Published on June 26th, 2015 | by Allan Brown0
EIFF 2015: Chicken Review
Movie Review: Chicken (2015)
Running Time: 86 mins
Director: Joe A. Stephenson
Writer: Freddie Machin, Chris New
Cast: Scott Chambers, Yasmin Paige, Morgan Watkins
In a battered caravan sited on patch of unused farmland in an English countryside, resides fifteen year old Richard (Scott Chambers). Fuelled with bright eyed optimism and childlike innocence, Richard fills his days rambling in the countryside whilst tending to his best friend Fiona – a chicken.
Despite having learning difficulties, few real friends, and wholly dependent on his abusive and selfish older Brother Polly, Richard’s outlook on life is positive.
However, when financial difficulties begin to arise and a family of new land owner’s move in, a chain of events begin to unfold that will change both their lives forever.
Detrimental to the film’s success is the way its themes are handled. Some of the elements are light and airy whilst others are dark and foreboding. These tonal shifts naturally create an interesting and powerful contrast, and Stephenson utilizes them to devastating effect.
Yasmin Paige (Submarine, The Double) offers another rich performance, this time as Annabelle. Her scenes with Chambers are fun, delightful and often touching. Morgan Watkins (Kingsman: The Secret Service) also makes a notable presence as Polly – Richard’s resentful and abusive brother. However, it is the captivating central performance from young Scott Chambers’ that anchors the film with a genuine warmth and sincerity. Even in his quieter moments free from dialogue, Chambers fills the screen with a quiet tenderness, bringing true authenticity to the role.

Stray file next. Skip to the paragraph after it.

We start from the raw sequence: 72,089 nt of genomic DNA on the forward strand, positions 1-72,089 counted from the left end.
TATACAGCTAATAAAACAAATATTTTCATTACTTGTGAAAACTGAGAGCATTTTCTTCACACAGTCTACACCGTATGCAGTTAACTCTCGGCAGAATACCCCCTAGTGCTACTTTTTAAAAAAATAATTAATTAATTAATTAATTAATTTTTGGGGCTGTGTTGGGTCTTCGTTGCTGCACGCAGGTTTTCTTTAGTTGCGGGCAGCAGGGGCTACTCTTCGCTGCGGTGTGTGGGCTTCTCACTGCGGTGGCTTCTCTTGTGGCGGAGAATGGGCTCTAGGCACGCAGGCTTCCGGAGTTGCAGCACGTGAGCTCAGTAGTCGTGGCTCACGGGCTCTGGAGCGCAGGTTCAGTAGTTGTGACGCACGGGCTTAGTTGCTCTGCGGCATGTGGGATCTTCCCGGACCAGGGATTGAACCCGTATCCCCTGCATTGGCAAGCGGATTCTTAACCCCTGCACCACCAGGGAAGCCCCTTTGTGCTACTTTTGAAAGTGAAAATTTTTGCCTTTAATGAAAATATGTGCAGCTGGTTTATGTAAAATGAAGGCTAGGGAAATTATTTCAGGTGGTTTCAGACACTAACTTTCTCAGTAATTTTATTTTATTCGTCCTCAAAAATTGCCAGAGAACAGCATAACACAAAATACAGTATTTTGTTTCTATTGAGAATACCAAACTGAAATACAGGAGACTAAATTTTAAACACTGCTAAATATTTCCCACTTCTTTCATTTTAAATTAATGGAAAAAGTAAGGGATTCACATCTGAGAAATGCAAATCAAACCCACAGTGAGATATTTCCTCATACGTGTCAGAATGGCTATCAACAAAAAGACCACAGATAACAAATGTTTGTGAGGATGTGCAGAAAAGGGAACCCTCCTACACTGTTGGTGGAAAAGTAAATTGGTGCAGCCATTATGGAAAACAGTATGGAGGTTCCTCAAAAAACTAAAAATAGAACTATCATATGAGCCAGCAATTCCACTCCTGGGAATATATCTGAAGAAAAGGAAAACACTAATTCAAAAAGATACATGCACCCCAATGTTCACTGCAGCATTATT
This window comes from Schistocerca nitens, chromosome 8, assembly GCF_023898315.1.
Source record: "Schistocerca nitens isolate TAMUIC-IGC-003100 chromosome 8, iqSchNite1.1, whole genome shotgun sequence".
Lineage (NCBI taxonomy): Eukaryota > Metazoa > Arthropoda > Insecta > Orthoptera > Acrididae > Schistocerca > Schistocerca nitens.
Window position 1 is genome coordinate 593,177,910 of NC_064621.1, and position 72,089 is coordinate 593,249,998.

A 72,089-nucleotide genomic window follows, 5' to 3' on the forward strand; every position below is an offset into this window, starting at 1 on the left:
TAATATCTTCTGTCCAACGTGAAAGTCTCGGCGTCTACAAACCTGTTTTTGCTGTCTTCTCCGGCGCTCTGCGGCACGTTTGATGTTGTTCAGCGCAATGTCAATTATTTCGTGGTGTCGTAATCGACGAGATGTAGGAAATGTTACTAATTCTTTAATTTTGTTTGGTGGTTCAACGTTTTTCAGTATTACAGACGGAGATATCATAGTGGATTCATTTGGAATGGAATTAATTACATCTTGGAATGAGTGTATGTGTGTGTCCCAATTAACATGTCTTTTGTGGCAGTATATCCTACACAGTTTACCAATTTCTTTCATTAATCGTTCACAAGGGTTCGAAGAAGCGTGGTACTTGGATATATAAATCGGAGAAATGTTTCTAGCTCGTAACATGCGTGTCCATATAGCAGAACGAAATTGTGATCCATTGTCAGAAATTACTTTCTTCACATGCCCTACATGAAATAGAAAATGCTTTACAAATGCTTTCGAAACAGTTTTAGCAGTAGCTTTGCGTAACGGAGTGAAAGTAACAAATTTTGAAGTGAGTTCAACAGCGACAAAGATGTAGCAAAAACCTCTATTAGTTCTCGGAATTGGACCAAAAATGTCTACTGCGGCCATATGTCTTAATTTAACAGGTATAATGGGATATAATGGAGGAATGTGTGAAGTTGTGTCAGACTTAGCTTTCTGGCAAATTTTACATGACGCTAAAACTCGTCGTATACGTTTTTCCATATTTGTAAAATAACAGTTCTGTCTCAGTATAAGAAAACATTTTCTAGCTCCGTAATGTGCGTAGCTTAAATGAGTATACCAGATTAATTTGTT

Despite its British kitchen-sink drama tag, Eben Bolter’s (Greyhawk) cinematography transcends the dreek and grey tone often associated with the genre, into something quite exquisite. Taking full advantage of its stunning countryside location, Stephenson and Bolter frame the bright colours of spring to offset against the darker elements of the narrative. These subtle touches are wonderfully effective and show a real skill and confidence behind the camera.
There are the occasional performance wobbles and some scenes that don’t quite hit the mark intended, but these are minor quibbles in what is otherwise an incredibly moving début.
Summary: Astutely composed from a promising new director and a captivating central performance, ensures Chicken to be one of the golden egg's at this years Edinburgh International Film Festival.